Voice for progressive clergy
re-activated in Nashville

Nashville clergy re-activate the Covenant Association, originally formed to be a meeting place and voice for social justice oriented clergy who don’t endorse conservative politics. The Tennessean reports:

The clergy group billed itself as an alternative to the Religious Right and pursued a social justice agenda of desegregating the schools, advocating for the Metro Human Rights Commission and trying to end Christians’ attempts to convert Jews.

The association helped Jones, pastor of First Presbyterian Church, feel at home in a town dominated by conservative Christians.

Formed in 1993 by leaders of big mainline churches, the Covenant Association once had 100 churches, but it fell dormant when some of its leaders retired or left Nashville. But during the past year, local clergy have tried to slowly resurrect the group.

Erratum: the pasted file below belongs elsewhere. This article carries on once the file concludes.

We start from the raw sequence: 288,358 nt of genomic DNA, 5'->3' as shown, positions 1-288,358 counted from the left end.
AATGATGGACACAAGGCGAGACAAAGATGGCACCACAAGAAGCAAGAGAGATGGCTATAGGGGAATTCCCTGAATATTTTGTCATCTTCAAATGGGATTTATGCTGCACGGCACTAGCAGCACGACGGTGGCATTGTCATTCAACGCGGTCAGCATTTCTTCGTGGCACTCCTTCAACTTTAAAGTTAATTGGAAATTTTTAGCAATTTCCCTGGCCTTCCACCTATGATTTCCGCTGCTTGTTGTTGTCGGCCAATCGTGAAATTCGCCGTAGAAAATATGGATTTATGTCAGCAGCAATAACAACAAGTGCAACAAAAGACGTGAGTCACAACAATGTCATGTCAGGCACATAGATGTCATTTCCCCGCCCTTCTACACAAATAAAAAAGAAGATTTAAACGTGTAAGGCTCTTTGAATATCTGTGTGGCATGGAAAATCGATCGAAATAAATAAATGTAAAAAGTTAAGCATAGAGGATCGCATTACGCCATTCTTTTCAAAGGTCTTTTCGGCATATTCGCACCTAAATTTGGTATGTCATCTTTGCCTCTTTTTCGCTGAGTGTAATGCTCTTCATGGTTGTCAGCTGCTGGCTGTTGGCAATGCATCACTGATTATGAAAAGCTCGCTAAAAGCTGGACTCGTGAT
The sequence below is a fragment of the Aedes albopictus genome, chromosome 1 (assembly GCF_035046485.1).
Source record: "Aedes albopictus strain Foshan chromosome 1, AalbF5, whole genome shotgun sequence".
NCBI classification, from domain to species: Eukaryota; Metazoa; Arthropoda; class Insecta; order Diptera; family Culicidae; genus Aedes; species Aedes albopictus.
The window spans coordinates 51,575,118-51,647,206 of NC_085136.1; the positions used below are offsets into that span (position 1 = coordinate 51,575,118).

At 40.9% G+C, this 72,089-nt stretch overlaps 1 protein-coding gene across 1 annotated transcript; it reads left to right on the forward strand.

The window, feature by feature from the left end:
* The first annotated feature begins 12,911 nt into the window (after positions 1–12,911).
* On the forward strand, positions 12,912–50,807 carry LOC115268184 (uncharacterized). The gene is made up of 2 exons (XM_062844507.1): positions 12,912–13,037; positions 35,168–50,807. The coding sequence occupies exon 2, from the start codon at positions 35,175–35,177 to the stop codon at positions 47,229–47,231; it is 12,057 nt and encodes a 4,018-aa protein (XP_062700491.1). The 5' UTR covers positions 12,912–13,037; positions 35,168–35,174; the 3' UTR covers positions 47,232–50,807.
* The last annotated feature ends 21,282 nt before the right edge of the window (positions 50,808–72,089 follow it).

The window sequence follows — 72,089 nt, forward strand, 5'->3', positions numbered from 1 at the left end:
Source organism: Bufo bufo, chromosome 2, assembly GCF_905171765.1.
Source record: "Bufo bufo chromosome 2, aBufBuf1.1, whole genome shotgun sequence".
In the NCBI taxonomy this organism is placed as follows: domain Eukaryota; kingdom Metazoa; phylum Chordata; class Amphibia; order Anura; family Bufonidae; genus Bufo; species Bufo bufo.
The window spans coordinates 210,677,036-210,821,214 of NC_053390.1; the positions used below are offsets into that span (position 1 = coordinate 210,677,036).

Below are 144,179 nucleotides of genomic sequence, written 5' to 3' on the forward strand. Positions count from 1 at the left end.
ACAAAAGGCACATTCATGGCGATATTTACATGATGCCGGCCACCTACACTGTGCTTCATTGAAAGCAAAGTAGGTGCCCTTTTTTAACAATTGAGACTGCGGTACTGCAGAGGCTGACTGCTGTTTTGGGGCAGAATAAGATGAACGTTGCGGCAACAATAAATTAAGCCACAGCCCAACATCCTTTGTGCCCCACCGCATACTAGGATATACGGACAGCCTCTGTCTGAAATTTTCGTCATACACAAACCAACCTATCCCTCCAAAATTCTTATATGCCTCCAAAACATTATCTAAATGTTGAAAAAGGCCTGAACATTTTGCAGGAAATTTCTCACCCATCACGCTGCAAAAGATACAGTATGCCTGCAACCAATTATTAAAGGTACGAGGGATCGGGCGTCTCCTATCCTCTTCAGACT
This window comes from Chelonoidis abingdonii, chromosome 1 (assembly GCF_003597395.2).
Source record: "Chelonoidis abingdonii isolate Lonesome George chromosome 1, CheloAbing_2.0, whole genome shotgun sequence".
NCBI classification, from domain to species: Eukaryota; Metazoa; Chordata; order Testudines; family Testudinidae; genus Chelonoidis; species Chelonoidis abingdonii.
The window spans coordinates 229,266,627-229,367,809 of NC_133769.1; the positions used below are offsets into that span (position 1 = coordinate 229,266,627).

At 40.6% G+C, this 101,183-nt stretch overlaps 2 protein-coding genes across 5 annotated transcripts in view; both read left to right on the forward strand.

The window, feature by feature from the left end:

“It’s hard to resurrect something once it’s dead,” Jones said.

One problem has been defining the group’s mission. In 1993, that was easy because members wanted to provide a Christian voice that didn’t endorse conservative politics.

“We can’t be what we were,” said the Rev. Bob Abstein, one of the founders of the association and former rector at St. George’s Episcopal Church in Nashville.

… local Christian and Jewish clergy have been meeting over the past three weeks with Amy-Jill Levine, a New Testament scholar at Vanderbilt Divinity School, in a series of discussions sponsored by the Covenant Association.

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